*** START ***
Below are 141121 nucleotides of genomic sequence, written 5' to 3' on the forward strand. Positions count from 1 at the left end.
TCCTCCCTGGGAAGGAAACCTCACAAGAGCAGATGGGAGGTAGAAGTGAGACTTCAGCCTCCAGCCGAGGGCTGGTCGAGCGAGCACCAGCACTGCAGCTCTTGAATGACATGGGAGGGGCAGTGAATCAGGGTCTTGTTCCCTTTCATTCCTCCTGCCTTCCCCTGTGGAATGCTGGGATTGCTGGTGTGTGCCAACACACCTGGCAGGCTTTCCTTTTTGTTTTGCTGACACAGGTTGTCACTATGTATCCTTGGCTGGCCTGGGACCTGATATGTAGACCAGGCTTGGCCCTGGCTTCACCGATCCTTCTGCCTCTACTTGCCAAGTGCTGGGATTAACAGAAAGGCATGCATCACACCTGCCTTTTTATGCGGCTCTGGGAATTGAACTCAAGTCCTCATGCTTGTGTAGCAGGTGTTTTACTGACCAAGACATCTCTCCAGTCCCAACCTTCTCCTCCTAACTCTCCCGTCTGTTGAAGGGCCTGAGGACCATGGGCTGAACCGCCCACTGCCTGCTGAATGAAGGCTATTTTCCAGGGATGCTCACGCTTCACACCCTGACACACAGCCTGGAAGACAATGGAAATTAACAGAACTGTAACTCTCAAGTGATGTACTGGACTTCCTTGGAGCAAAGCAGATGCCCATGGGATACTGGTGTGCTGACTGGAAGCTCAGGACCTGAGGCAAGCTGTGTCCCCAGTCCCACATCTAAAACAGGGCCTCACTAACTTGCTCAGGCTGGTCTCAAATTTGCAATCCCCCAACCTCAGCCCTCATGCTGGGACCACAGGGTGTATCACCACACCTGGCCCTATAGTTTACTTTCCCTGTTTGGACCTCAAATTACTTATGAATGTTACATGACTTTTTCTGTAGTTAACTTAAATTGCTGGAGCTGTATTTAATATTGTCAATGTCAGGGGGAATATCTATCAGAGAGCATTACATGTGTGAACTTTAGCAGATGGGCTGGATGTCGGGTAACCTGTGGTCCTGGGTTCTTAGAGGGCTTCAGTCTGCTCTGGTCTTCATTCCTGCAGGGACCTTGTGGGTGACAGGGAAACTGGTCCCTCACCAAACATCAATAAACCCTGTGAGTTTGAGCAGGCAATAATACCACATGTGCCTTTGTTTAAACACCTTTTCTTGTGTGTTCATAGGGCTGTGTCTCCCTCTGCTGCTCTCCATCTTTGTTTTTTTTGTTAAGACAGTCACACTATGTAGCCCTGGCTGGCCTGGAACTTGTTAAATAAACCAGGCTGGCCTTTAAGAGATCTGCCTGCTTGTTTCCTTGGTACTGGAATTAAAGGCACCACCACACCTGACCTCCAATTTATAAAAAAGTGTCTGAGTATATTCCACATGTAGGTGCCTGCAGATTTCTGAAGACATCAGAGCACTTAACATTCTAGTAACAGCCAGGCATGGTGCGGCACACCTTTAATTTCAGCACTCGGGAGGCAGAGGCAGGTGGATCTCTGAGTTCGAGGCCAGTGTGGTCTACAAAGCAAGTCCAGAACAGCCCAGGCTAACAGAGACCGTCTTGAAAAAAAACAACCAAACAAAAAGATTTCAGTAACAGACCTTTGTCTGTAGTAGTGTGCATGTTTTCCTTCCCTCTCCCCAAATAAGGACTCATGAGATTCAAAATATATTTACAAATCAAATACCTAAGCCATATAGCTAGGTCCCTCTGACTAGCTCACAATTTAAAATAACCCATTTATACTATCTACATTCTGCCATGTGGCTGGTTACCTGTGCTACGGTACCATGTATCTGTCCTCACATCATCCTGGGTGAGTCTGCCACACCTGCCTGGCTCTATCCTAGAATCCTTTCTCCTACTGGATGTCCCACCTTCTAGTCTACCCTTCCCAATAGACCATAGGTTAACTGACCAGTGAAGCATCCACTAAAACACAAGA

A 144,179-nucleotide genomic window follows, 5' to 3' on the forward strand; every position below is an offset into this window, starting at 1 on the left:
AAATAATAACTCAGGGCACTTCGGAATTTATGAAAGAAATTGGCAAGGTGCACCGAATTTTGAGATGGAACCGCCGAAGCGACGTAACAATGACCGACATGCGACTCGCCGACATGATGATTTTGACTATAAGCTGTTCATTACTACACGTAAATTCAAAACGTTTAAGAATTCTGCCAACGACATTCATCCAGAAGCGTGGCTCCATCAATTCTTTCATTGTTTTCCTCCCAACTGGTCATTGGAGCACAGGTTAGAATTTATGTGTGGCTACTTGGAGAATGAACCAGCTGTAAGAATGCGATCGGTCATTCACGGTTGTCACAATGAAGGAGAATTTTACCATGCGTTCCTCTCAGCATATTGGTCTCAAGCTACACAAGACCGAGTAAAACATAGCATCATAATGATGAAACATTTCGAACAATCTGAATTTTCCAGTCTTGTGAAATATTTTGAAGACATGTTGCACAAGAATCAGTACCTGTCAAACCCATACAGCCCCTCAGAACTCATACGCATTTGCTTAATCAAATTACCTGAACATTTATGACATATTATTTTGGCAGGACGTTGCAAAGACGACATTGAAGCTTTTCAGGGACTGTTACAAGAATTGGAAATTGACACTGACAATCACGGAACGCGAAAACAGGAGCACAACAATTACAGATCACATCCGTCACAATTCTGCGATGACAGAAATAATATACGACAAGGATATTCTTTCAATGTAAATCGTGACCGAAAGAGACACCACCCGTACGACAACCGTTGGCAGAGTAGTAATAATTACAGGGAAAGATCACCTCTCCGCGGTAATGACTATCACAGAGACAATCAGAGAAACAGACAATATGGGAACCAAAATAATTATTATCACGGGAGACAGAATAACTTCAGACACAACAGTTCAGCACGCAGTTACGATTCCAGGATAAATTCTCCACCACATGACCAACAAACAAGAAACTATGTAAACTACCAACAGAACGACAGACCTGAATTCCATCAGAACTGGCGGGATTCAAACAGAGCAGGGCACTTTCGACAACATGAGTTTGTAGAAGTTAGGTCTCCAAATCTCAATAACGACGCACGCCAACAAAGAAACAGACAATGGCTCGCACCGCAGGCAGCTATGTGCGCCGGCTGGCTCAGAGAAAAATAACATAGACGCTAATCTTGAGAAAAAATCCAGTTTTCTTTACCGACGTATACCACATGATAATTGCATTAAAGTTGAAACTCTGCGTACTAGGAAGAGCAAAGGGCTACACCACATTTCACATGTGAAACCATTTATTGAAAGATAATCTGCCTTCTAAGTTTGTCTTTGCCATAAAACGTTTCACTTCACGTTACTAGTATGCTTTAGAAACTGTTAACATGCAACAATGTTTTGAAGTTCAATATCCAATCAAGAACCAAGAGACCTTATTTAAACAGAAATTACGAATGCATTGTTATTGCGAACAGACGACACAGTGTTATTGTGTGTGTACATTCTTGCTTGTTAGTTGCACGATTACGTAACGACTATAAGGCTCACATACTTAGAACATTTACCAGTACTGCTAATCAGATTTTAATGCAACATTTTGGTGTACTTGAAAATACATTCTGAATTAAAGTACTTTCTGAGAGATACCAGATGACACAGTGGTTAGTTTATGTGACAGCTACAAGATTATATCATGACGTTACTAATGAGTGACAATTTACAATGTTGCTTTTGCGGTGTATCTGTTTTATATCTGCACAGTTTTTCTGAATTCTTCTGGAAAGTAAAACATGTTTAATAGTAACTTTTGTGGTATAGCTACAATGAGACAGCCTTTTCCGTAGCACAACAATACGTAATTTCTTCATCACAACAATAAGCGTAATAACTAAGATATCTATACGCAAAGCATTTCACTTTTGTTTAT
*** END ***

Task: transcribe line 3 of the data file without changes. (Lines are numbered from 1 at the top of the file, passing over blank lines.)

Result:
A 144,179-nucleotide genomic window follows, 5' to 3' on the forward strand; every position below is an offset into this window, starting at 1 on the left: